NationalVolume 14 Issue # 09

Civil society: a means to an end

It is generally believed that good governance is the result of viable policies and efficient enforcement mechanism by incumbent ruling parties and leadership. The present Pakistan Tehreek-e-Insaf (PTI) government at the centre and the Punjab and Khyber Pakhtunkhwa provinces and the Pakistan People’s Party (PPP) government in Sindh and the Balochistan Awami Party (BAP) government in Balochistan also know that astute policymaking and governance improve the overall administration and ensure the well-being and development of the people and their respective domains.

However, this is only part of the reality. Good governance is equally the result of the participation of civil society institutions and activists in public life. Without an informed, active and vibrant civil society attaining the criteria of good governance is well-nigh impossible.

History has taught us that in the observance of good governance in the developed, politically stable and increasingly democratizing countries the role of civil society has been central in the prevalence of good governance practices. Good governance generally means such actions and arrangements on the part of the ruling leadership, government institutions and functionaries which by having certain indicators ensure the improvement of overall environment, betterment of people’s lives in all respects and guaranteeing sustainable development and welfare of the society and its members. The role of civil society, which is an agglomeration of informed, concerned and proactive citizens, their associations and institutions, in good governance become self-explanatory. Because without a proactive civil society the betterment of the overall environment, improving the life standards of people and sustainable development cannot be envisioned.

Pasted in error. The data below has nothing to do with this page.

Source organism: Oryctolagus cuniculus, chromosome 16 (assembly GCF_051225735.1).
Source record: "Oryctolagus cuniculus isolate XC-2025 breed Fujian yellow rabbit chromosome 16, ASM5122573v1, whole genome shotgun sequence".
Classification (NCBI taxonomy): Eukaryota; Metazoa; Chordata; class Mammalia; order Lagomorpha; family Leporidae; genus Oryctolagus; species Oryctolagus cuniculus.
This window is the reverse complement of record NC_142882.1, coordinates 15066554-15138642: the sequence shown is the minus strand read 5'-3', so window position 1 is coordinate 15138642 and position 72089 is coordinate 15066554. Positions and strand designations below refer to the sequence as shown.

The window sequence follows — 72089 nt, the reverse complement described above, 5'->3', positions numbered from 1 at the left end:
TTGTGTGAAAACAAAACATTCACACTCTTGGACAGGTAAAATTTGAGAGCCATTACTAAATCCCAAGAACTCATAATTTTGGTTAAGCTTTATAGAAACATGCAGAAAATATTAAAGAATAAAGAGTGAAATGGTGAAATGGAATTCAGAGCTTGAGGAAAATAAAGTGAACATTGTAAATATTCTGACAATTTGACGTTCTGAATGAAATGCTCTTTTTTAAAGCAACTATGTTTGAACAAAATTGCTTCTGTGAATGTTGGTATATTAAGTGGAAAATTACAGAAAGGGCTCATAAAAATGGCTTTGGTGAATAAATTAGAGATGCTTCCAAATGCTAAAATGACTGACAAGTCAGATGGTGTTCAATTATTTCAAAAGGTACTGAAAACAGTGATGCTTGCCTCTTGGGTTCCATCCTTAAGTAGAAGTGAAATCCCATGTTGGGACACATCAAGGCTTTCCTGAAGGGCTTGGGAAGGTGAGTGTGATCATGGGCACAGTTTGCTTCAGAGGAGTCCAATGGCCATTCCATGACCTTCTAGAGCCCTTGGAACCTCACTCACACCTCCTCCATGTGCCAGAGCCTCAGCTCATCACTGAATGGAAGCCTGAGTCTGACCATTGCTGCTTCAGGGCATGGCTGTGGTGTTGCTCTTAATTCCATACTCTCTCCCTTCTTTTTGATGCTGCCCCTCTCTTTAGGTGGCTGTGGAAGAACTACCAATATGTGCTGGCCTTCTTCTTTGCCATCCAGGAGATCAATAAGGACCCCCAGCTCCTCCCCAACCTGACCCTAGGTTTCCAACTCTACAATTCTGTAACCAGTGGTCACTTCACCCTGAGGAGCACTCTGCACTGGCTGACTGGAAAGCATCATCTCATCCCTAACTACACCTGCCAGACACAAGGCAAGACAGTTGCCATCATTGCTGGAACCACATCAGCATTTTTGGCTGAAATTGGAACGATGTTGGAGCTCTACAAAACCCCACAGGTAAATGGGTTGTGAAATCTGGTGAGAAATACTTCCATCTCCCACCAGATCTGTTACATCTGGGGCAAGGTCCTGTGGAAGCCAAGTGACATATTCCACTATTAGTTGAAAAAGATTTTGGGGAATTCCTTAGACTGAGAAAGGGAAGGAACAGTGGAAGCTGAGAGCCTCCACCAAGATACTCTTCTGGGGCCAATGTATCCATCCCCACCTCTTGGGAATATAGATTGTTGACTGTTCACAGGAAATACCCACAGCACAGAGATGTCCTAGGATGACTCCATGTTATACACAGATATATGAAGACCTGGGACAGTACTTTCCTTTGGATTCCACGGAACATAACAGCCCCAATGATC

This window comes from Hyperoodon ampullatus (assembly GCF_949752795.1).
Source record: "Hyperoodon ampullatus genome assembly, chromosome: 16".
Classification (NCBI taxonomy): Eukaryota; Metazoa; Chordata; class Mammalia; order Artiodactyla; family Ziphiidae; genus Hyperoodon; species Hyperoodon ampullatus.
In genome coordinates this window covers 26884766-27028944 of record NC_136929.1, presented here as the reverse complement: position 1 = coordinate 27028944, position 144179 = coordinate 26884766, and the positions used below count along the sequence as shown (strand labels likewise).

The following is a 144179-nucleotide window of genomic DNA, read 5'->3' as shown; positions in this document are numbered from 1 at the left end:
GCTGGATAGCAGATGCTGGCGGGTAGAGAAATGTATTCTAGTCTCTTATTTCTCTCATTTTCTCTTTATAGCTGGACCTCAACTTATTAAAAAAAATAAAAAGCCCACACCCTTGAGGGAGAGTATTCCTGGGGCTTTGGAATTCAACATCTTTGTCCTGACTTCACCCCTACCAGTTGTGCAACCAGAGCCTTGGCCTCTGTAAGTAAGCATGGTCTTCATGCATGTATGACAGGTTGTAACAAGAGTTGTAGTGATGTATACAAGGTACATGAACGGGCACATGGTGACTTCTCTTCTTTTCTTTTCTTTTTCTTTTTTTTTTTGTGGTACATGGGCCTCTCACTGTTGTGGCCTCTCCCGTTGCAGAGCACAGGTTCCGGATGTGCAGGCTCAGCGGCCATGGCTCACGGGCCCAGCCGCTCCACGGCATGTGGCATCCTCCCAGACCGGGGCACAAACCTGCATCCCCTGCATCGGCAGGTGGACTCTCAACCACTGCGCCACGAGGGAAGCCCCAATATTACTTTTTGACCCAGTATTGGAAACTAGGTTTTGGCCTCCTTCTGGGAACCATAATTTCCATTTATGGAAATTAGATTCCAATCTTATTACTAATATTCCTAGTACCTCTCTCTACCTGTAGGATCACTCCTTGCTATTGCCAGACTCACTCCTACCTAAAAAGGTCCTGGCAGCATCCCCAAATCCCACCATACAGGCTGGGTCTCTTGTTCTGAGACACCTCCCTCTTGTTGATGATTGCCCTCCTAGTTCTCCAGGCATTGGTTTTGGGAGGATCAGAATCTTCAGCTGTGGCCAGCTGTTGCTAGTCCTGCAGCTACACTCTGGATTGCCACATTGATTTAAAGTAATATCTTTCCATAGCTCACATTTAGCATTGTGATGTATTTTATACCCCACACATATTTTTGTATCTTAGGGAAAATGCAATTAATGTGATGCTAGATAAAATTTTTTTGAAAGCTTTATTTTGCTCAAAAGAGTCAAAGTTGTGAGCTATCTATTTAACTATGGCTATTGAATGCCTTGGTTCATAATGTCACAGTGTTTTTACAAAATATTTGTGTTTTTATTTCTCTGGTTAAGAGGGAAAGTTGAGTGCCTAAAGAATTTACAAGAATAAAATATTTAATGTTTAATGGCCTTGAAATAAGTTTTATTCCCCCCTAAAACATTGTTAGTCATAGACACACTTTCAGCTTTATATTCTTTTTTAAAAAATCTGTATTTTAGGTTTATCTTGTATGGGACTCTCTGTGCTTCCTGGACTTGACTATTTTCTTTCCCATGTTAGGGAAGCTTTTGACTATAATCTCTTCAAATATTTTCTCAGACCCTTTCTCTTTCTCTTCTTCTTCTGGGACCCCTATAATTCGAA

Sociological experts describe civil society as a social and public space and sphere that is above the domain of family and below the state. Nearly all private-owned media, out-of-government political parties, various non-profit social, political and economic associations of people, institutions and organizations form the civil society of a country. A viable and vibrant civil society plays its role in having good governance that is again having the composite of certain features like transparency, accountability, rule of law, participation and predictability and so on, in certain key respects. The most important role of civil society in good governance is to apprise the people of their fundamental rights and responsibilities. Often the core constitutional frameworks of states include fundamental rights of the citizens. However, most often than not general masses are not aware of these rights and more importantly how to go about realizing them. An active civil society educates and sensitizes the general public about their constitutional and political rights and in this manner build their capacity to participate in the political, judicial and policymaking processes. This put a strong check on the rulers from the masses to ensure good governance.